This link to Booz & Co annual report on corporate R&D provides some interesting reading on R&D strategic advantage.
Germany has passed China and Saudi Arabia to declare the largest trade surplus in the world, some $200 Billion in current account surplus this year. A big reason for the rise is increasing industrial exports to China, but a decrease in imports from the Asian giant. A strength in industrial products such as automobiles and heavy industry are big reasons for the successful exports, while an emphasis on producing rather than consuming seem to keep imports down.
Global trade balances – surplus countries in blue, deficit countries in red, the darker the color, the larger the imbalance
Churches being destroyed by rebels in Syria
Christian churches are being desecrated and looted in the Syrian city of Homs. The raids are being carried out by the Free Syrian Army, which is backed by a large number of international players, the US, Britain, France, Turkey, al-Qaida, and the Muslim Brotherhood among them.
That (nominally) Christian Europe lets this go on without even condemning it is a disgrace. The Russian TV channel reports:
Thousands of Christians have fled certain areas of Homs that fell into rebel hands in February.
Meanwhile, US intelligence operatives and diplomats continue to step up their contacts with Syrian rebels to help organize their growing military operations against President Bashar al-Assad’s forces.
According to senior US officials, the CIA and the State Department are helping the Free Syrian Army develop logistical routes for moving supplies into Syria and providing training in communications.
Reportedly, Saudi Arabia and Qatar have been paying salaries to the Syrian rebels for several months now. Meanwhile, Turkey, which hosts some units of the Free Syrian Army, ensures material and technical support, according to sources.
And many believe that as long as the US and its allies continue to blindly support the radical rebels, stability in Syria will remain unattainable.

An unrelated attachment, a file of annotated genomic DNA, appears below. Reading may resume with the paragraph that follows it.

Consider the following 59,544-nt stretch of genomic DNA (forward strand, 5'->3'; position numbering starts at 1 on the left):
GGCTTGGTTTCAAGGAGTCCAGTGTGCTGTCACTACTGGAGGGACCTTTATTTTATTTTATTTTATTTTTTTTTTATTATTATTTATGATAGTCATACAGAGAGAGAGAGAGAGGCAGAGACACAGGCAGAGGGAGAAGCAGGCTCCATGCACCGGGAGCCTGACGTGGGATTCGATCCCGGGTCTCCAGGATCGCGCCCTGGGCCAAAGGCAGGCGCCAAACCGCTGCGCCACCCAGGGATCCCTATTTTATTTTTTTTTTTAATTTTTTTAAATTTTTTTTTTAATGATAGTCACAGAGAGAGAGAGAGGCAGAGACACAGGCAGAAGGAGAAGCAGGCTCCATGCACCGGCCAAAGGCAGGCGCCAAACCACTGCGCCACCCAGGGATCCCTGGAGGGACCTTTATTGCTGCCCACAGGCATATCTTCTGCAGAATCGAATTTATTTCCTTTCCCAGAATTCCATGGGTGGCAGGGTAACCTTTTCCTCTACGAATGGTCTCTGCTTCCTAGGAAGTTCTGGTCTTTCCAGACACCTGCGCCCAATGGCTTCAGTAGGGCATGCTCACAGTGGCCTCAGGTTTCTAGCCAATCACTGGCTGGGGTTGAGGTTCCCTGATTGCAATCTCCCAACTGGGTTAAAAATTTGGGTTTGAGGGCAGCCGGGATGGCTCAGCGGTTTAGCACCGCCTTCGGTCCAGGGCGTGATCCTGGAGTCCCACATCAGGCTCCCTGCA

It’s time that Germany steps up and in the strongest terms condemn the US and its Islamist allies!
The European Space Agency (ESA) is currently undertaking two studies in order to find use for its space truck, the Automated Transfer Vehicle (ATV), when it has completed all its missions to the International Space Station in 2014. The ATV is an expendable, unmanned resupply spacecraft developed by the ESA and manufactured by Astrium Space Transportation in Germany. Five ATVs are designed to supply the International Space Station with propellant, water, air, payloads and experiments.
ESA’s ATV in orbit
One of the studies will investigate whether the ATV’s service module section could provide propulsion for NASA’s Orion spacecraft, which is designed to carry astronauts to deep space destinations such as asteroids, the moon and Mars. This would give the European space manufacturer a major role in future space exploration.
The other study envisages a future for the spacecraft in providing services in low-earth orbit such as pushing infrastructure around in space or serving as a vehicle for robots that fix or decommission old satellites.
The ATV taking shape at the Astrium factory in Bremen, Germany
Three ATVs have already been launched with the latest one still orbiting with the ISS. The next ATV, named “Albert Einstein”, will be launched in Spring 2013.